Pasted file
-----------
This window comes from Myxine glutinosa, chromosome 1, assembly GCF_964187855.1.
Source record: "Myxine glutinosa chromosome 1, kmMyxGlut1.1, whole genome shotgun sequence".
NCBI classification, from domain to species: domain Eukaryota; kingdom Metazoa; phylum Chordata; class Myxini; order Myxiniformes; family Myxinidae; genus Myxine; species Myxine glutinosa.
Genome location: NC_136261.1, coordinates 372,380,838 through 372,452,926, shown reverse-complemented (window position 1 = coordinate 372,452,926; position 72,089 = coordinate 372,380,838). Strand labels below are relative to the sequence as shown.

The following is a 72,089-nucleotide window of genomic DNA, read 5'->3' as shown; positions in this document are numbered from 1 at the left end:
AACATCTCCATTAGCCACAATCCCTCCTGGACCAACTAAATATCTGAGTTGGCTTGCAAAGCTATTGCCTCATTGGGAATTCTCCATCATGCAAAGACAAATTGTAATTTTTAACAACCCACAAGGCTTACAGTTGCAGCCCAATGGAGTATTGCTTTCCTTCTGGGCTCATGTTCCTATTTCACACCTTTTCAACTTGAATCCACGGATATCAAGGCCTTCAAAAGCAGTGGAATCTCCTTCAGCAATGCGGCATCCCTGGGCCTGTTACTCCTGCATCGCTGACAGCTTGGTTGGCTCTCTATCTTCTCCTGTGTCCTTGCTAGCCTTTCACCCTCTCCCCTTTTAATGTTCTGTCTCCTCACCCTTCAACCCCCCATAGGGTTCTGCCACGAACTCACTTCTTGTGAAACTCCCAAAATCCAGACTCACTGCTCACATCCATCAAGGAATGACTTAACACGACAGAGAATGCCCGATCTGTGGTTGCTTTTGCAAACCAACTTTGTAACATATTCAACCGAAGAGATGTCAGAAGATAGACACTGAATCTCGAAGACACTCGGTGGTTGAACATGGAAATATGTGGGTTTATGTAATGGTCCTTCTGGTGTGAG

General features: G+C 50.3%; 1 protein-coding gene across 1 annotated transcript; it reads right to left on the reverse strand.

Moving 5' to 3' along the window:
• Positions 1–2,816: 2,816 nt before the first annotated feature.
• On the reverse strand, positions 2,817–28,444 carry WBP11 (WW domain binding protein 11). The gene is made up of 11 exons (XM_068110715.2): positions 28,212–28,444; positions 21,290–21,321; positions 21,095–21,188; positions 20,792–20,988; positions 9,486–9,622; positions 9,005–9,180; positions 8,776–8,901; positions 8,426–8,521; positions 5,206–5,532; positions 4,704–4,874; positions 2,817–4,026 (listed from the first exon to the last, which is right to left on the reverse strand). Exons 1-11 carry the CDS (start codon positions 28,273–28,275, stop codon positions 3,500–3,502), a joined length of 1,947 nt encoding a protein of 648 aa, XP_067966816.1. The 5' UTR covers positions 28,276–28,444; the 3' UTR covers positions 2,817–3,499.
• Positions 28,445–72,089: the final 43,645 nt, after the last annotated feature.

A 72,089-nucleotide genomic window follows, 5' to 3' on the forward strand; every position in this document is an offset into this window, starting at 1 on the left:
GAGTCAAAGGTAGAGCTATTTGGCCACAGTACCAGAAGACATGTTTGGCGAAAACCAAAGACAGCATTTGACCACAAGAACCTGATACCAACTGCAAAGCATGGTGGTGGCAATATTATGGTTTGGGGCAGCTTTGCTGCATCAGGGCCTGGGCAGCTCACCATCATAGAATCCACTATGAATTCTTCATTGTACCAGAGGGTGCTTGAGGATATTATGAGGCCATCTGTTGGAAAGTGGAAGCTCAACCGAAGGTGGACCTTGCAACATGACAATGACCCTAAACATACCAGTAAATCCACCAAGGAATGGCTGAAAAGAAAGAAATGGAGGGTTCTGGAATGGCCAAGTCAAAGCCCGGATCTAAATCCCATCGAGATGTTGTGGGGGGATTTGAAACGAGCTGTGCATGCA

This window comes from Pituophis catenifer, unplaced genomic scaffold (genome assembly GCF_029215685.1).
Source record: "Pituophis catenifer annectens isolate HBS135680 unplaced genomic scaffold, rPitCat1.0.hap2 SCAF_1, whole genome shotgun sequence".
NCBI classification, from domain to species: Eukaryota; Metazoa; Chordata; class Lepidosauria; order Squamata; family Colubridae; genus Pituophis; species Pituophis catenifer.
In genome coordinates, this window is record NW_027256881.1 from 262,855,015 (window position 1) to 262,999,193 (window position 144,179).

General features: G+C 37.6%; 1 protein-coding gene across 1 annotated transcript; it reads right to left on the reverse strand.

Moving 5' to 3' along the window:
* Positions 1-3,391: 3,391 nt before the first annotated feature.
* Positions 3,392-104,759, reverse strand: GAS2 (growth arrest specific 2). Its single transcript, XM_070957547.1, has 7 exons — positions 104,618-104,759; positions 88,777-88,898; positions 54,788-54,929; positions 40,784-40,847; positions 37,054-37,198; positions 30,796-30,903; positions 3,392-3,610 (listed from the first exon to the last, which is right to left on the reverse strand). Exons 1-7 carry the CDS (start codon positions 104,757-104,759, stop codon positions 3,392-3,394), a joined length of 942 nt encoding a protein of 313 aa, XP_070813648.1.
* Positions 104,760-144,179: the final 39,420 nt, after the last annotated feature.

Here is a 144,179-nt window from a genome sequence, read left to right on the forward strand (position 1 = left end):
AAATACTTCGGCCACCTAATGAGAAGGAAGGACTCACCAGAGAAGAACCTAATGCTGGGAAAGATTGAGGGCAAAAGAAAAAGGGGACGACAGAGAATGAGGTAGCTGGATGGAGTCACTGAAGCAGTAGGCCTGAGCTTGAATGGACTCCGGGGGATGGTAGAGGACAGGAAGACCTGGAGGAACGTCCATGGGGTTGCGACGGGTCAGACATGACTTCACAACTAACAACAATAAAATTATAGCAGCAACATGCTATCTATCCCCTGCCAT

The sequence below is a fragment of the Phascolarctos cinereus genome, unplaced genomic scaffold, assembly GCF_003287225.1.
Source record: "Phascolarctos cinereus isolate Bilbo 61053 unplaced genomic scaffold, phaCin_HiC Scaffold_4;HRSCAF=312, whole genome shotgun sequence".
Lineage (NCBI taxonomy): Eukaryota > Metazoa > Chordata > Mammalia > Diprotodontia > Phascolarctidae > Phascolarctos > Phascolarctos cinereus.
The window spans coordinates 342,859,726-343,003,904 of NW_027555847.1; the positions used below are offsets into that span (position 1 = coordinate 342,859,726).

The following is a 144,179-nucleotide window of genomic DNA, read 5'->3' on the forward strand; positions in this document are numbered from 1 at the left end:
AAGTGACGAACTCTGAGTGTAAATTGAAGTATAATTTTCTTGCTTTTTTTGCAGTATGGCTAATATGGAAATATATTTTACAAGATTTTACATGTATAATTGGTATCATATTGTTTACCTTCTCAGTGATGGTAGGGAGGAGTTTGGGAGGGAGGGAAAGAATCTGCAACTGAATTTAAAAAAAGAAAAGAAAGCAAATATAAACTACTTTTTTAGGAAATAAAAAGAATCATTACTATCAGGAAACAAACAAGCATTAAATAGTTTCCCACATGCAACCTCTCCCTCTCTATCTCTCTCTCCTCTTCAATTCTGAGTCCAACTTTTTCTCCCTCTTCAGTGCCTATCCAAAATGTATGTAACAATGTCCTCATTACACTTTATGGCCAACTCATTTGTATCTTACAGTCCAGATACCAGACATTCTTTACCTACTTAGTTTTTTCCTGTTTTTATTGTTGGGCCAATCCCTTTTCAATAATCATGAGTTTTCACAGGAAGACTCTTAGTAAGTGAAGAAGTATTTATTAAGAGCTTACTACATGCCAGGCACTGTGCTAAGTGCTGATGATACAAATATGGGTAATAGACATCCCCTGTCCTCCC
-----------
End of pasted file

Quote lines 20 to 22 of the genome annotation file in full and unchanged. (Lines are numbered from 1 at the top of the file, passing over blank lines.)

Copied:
* Positions 1-3,391: 3,391 nt before the first annotated feature.
* Positions 3,392-104,759, reverse strand: GAS2 (growth arrest specific 2). Its single transcript, XM_070957547.1, has 7 exons — positions 104,618-104,759; positions 88,777-88,898; positions 54,788-54,929; positions 40,784-40,847; positions 37,054-37,198; positions 30,796-30,903; positions 3,392-3,610 (listed from the first exon to the last, which is right to left on the reverse strand). Exons 1-7 carry the CDS (start codon positions 104,757-104,759, stop codon positions 3,392-3,394), a joined length of 942 nt encoding a protein of 313 aa, XP_070813648.1.
* Positions 104,760-144,179: the final 39,420 nt, after the last annotated feature.